En español | Like so many other destinations, the unusual and offbeat facts about Boston are a huge part of its charm and excitement. Here are a few.
See also: Boston must-see sites. »
The Sacred Cod
The Massachusetts State House, House of Representatives
This gilded wooden cod was made as a memorial to the importance of the fishing industry in the commonwealth of Massachusetts. It was first hung in the Old State House in 1784. When it was transferred to the new State House in 1895, it was carried wrapped in an American flag. Today the cod casts its doleful gaze north when the Democrats have control of the House and south when the Republicans are in power.
The Bell in Hand Tavern
45-55 Union St.
Jimmy Wilson opened this tavern in 1795 after retiring as Boston’s town crier. The tavern was located on Boston’s waterfront in colonial days and since many of his patrons were illiterate sailors, he hung a distinctive sign depicting a hand holding a bell above the entrance.
Granary Burial Ground
Elizabeth Goose, who died in 1757, raised 10 of her own children and then another 10 children of her second husband. Later she moved in with her daughter and 14 grandchildren. Over the years she spent some time reading nursery rhymes to these children by the fire. Legend has it that her son-in-law, who was a printer, published a book of these rhymes titled Songs for the Nursery or Mother Goose’s Melodies, although no copies have ever been found.
Midnight Ride of Paul Revere
Paul Revere was not the only rider warning of the British soldiers approach the night of April 18, 1775. The other riders included William Dawes and Samuel Prescott. Also they would not have called out “The British are coming!” because they were also British subjects. Rather they would have called out “The Regulars are coming!” or “The lobsterbacks (redcoats) are coming!”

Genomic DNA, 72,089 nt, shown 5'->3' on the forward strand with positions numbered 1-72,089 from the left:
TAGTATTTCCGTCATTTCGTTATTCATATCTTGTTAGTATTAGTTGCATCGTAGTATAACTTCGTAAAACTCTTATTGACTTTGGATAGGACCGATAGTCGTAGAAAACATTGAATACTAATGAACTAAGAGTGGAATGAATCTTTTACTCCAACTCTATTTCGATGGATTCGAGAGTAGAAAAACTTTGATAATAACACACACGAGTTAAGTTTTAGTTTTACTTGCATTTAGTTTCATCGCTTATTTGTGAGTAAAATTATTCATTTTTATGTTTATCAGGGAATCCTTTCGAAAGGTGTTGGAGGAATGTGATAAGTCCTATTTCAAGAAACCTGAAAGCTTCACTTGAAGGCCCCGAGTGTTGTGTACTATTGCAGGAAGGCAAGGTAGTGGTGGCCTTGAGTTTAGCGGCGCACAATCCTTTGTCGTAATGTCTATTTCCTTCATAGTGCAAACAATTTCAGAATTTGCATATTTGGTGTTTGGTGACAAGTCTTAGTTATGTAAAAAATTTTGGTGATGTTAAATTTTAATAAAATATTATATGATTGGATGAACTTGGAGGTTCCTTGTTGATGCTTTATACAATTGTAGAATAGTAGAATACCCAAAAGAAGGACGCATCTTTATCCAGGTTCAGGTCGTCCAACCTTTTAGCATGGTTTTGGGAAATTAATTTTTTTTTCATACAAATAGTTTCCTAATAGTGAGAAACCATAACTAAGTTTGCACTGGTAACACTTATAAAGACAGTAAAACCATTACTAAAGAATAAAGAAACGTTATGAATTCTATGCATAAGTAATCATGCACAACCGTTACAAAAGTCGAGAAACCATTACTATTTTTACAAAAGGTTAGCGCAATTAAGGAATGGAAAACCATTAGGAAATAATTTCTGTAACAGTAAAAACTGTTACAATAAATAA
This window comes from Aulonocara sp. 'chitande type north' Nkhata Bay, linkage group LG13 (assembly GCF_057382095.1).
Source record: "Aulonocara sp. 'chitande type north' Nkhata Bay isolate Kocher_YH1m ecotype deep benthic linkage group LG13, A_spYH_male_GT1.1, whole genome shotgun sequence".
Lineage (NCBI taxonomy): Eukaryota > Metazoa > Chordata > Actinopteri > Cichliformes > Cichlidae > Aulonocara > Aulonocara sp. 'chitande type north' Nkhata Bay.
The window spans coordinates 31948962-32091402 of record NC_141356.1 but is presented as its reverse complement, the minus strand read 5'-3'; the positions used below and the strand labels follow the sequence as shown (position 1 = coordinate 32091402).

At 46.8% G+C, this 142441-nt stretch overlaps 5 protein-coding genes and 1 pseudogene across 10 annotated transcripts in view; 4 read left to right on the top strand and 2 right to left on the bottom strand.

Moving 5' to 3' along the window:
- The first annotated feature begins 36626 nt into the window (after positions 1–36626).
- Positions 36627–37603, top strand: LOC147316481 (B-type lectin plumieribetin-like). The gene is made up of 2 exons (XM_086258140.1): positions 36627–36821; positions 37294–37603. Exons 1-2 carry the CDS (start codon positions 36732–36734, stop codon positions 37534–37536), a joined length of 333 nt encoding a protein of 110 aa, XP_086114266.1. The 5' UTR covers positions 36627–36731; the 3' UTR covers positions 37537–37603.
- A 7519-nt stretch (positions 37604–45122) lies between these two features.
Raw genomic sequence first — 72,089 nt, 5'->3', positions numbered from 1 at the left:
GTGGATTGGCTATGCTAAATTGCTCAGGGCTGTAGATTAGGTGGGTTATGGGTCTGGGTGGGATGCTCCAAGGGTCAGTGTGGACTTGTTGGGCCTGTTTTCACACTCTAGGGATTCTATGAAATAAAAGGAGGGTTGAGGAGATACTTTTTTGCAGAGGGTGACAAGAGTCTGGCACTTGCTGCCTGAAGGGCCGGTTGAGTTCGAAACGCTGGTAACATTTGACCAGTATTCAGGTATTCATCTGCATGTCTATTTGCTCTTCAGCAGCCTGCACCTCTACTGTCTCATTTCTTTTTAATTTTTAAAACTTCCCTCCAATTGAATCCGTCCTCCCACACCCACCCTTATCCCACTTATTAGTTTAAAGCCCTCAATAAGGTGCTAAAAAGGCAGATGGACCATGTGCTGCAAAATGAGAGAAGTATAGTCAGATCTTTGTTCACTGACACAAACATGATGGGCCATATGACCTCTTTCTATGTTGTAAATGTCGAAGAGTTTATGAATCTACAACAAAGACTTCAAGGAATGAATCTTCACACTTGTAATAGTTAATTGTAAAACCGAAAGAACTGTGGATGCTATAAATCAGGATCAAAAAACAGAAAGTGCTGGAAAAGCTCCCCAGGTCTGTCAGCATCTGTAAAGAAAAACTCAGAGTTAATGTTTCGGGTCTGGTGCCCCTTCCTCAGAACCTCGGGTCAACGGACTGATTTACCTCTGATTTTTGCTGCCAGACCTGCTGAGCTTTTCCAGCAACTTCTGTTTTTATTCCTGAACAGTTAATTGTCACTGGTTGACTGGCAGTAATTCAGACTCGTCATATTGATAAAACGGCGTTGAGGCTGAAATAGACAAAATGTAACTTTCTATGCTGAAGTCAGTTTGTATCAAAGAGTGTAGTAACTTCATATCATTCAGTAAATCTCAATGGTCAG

Breeds Hill, Charlestown
On the night of June 16, 1775, the patriots erected a small fortification atop Breeds Hill, not Bunker Hill (a last minute change of plans caused confusion about the battle’s name). On June 17, 1825, the cornerstone of the obelisk to commemorate the 50th anniversary of the first battle of the Revolutionary War was laid by General Lafayette. If you look off in the distance, you’ll see the steeple of St. Francis de Sales Church atop a hill … that’s Bunker Hill.
The Warren Tavern
Pleasant Street, Charlestown
The Warren Tavern is one of Charlestown’s most historic buildings, erected in 1780. It is named after General Joseph Warren, who died in the Battle of Bunker Hill. President George Washington stopped here for “refreshments” in 1789. The tavern is still open for food and refreshments today.